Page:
The consumption of alcohol at this year's Baltimore Pride festivities will be confined to two designated beer gardens within the larger event footprint, organizers said Thursday. "City officials are trying to crack down on alcohol consumption," said Kelly Neel, executive director of the Gay, Lesbian, Bisexual and Transgender Community Center of Baltimore, or GLCCB, which organizes the events. "They told us we had to fence in the entire perimeter of everything and have it manned by police, or have the beer gardens, which was their preference.
NEWS
By Ian Duncan, The Baltimore Sun | April 24, 2014
A Cherry Hill crack dealer admitted in federal court Wednesday to killing two rivals as part of a long-running feud between two neighborhood drug crews. Davon Martin, 25, was a member of a group known as Little Spelman, which was locked in a bitter war between 2011 and 2012 with another group, called Up Da Hill. His guilty plea to racketeering conspiracy highlights the interwoven nature of violence in some city neighborhoods. "Many of the shootings and murders in Baltimore City result from disputes between rival drug gangs," said U.S. Attorney Rod J. Rosenstein.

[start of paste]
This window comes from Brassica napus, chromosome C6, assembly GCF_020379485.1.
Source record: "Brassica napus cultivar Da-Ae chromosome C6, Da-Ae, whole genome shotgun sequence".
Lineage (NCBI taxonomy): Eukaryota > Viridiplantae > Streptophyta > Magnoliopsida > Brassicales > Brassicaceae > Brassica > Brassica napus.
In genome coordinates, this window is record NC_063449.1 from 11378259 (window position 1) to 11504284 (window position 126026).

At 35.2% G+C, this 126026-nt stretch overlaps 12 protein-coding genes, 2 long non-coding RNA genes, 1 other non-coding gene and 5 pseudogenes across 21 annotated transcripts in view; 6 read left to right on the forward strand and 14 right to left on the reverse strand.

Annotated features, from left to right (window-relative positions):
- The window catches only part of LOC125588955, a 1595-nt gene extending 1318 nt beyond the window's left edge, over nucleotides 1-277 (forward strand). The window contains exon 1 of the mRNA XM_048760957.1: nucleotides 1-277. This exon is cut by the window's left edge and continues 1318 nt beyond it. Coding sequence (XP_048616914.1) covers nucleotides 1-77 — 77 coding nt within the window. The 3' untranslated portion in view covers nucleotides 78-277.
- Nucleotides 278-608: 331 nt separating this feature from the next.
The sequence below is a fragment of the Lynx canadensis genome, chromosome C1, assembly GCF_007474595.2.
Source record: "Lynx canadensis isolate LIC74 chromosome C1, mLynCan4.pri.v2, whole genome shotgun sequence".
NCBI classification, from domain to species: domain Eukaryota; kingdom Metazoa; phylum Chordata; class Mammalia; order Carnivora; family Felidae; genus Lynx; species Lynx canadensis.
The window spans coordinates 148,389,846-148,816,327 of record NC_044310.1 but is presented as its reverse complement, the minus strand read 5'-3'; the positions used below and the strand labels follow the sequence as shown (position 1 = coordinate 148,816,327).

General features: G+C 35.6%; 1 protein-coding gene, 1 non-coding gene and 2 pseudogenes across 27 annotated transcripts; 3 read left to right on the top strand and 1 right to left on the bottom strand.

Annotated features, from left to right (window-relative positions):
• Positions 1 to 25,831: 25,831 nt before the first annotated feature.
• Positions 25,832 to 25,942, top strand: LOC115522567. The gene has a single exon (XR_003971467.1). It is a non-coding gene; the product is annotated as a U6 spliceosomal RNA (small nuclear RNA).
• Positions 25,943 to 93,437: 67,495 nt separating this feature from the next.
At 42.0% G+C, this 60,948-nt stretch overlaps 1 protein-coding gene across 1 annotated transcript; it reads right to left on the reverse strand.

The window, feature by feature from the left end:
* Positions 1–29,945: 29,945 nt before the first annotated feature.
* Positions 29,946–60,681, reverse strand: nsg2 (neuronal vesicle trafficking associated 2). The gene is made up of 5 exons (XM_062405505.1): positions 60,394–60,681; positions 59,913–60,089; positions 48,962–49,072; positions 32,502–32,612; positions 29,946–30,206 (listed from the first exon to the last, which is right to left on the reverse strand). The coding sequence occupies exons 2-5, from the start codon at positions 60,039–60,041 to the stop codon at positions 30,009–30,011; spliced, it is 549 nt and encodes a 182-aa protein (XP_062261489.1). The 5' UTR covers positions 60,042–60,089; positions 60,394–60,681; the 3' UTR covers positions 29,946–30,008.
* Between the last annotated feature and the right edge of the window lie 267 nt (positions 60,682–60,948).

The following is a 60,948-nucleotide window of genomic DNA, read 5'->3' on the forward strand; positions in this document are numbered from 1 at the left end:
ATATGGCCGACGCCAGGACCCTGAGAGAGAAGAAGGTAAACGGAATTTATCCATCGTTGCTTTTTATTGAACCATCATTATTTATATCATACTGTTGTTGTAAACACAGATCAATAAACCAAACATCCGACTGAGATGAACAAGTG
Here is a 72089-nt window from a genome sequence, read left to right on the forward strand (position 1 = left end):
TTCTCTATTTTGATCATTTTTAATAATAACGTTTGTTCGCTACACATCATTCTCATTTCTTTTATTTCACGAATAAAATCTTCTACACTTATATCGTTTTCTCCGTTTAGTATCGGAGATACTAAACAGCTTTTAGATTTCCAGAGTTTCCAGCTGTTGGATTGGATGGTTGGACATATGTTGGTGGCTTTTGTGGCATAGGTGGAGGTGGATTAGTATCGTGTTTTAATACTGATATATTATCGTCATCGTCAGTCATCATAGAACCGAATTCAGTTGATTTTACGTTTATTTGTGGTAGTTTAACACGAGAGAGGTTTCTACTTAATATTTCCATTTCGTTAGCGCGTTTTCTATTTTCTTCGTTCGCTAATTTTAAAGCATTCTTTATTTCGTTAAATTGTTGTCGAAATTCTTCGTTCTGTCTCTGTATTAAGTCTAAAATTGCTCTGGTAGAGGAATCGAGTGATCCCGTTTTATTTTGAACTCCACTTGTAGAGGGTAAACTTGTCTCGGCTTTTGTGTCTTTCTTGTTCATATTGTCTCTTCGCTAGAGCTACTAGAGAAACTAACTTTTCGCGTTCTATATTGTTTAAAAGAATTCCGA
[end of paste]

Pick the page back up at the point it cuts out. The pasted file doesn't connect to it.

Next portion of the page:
FEATURES
By Julie Scharper, The Baltimore Sun | April 22, 2014
" The Onion " took a jab at Baltimore's long struggle with drugs in a story this week. The satiric site reported that Oriole Park at Camden Yards would no longer sell crack after the seventh inning. “From now on, fans who have been hitting the pipe all afternoon can take a bit of a breather to come down and stop tweaking out long enough to stagger home safely," the site quotes a stadium official as saying. "That's what Orioles baseball is all about.” The story concludes by saying that stadium workers "would continue to check IDs for everyone seeking to purchase crack, noting that - per Baltimore city regulations - sales of the drug are prohibited to anyone 14 years of age or younger.
FEATURES
By Julie Scharper, The Baltimore Sun | April 22, 2014